The addressing mode described above is used in the 8088 and 8086, a large portion of the GEOS market. However, later processors such as the 80386 also employ a protected mode of memory access, in which each process running is relegated a given portion of memory and memory access is policed by the processor. These later processors also can use the segmented mode of the 8086; however, because GEOS applications should be able to run on an 8086 or 8088 machine, they should adhere to the 8086 rules.

A.2.2 Registers

The Intel 80x86 processors have thirteen registers plus one register containing machine status flags. The thirteen registers are separated into four logical groups by their use (they are all 16 bits):

  • Instruction Pointer
    This single register maintains the address of the current instruction being executed. This is not accessed by applications.

  • Segment Registers
    These four registers contain segment pointers.

  • Index and Pointer Registers
    These four registers contain offsets into segments.

  • General registers
    These four registers can contain any general data. They may be operated on as words or bytes.

The Segment and Index registers are used in conjunction to access memory. A program may have four segments pointed to at once: A code segment (CS), a data segment (DS), a stack segment (SS), and an extra segment (ES). These segments have various uses and purposes described in most 8088/8086 books.

The four Index registers are used as offsets into the segments pointed to in the Segment registers. They are the Stack Pointer (SP), the Base Pointer (BP), the Source Index (SI), and the Destination Index (DI). Each of these index registers has special applications with certain instructions.

The General registers are four 16-bit registers that may be used for any purpose. However, due to the early restrictions of the 8080 that carried over into the later processors, some instructions place their results or take their source data from specific registers.

All four general registers may be accessed as a word or as two separate bytes. The four registers are AX (the accumulator), BX (the base register), CX (the counter), and DX (the data register). The high byte of any of these may be accessed by substituting “H” for “X,” and the low byte may be accessed by substituting “L” for “X.” (The “H” stands for “high” and the “L” for “low.”) Figure A-3 shows a diagram of these four registers.

Figure A-3 The Four General Registers
The four general registers of the 8088 and 8086 can be accessed either as entire words or as separate bytes.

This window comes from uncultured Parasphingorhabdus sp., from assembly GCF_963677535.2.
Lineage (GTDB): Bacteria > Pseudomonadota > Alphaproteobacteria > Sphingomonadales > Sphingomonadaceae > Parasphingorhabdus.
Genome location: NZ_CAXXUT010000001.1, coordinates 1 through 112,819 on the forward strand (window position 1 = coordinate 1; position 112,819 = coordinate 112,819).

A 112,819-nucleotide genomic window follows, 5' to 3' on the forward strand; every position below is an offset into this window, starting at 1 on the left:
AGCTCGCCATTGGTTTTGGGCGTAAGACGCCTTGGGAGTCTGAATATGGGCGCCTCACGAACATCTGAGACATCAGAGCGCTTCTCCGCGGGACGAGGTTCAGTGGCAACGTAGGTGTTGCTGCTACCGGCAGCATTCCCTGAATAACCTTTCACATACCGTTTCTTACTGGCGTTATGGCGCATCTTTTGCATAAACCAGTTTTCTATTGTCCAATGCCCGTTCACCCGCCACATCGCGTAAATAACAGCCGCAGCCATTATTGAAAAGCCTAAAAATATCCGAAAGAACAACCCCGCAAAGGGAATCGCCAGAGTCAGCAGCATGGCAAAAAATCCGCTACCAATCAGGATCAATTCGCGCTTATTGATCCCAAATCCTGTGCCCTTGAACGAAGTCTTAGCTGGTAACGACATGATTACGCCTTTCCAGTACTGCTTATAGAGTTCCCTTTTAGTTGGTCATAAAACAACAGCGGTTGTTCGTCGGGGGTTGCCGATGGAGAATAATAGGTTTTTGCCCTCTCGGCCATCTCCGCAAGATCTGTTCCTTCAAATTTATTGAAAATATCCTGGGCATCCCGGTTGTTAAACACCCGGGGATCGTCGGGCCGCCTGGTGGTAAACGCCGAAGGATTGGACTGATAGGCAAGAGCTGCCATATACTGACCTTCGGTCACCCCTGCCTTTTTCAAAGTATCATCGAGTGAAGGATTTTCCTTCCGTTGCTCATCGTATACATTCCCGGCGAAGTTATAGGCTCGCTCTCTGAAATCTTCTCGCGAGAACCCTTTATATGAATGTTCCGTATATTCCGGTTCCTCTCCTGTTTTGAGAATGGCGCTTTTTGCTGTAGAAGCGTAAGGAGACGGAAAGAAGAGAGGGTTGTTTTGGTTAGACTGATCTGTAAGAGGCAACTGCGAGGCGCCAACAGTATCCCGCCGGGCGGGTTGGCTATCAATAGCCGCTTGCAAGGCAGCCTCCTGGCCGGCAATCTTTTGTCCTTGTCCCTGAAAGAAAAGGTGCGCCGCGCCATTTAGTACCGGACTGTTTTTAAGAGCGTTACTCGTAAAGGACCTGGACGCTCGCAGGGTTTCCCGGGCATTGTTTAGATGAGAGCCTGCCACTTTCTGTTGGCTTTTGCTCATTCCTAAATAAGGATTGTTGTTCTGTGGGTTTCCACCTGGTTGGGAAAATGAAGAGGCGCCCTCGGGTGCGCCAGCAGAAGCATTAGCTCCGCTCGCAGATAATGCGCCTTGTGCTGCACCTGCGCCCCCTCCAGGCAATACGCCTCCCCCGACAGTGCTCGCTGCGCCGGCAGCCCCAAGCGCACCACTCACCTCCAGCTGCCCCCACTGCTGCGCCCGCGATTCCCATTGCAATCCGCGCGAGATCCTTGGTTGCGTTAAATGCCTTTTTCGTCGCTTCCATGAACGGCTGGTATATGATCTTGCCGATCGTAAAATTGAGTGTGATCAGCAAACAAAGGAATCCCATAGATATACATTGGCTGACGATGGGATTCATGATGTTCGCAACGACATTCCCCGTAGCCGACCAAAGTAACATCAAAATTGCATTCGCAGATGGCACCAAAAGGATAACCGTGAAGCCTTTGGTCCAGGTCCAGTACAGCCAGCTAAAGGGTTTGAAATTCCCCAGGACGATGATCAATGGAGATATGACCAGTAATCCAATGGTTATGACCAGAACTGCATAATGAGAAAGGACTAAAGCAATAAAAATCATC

A.2.3 The Prefetch Queue

Programmers who code in assembly language should be familiar with how the 8086 fetches data and instructions from memory. Good programmers can take advantage of the more efficient instructions to cut down on processor time for given operations.

The 8086 takes four clock cycles to fetch a single word from memory. To speed up instruction processing, the 8086 has a prefetch queue, a buffer of six bytes into which pending instructions are put. The 8086 is also broken into two separate processing units: The Execution Unit executes instructions while the Bus Interface Unit (BIU) fetches pending instructions and stuffs them into the prefetch queue.

The main goal of this separation is to make as much use of the bus as possible, even when an instruction that does not access memory is being executed. For example, if an instruction takes eight cycles to execute and does not access memory, the BIU could meanwhile fill four instructions into the prefetch queue. Therefore, while slow instructions are still slow, the instructions after them appear to be quicker.

However, jump and branch instructions negate this prefetch effect. When a branch or jump is executed, the prefetch queue is flushed and must again be filled.

A.2.4 Inherent Optimizations

The 8088 and 8086 instruction set was designed with many instructions manifested in two different forms: one that allowed a wide range of possible arguments, and another that worked with one of the arguments prespecified. Since the second form did not have to load both arguments from memory, those instructions were shorter than their counterparts.

For example, the instruction and has these two forms: “And with anything,” which assembles into three bytes of machine code, and “And with AX or AL,” which assembles into only two bytes of machine code. Thus, the instruction and al, ffh is more efficient than and bl, ffh.

Another optimization occurs in the set of string instructions. A string is simply a set of consecutive bytes or words in memory. To repeat an operation on each element of the string could normally take a long time due to branching and checking for final conditions (branching clears out the prefetch queue). However, the string operations act as single, nonbranching instructions, so the prefetch queue is not affected by them. This speeds up string operations considerably.

Drawing Graphics <–    table of contents    –> Threads and Semaphores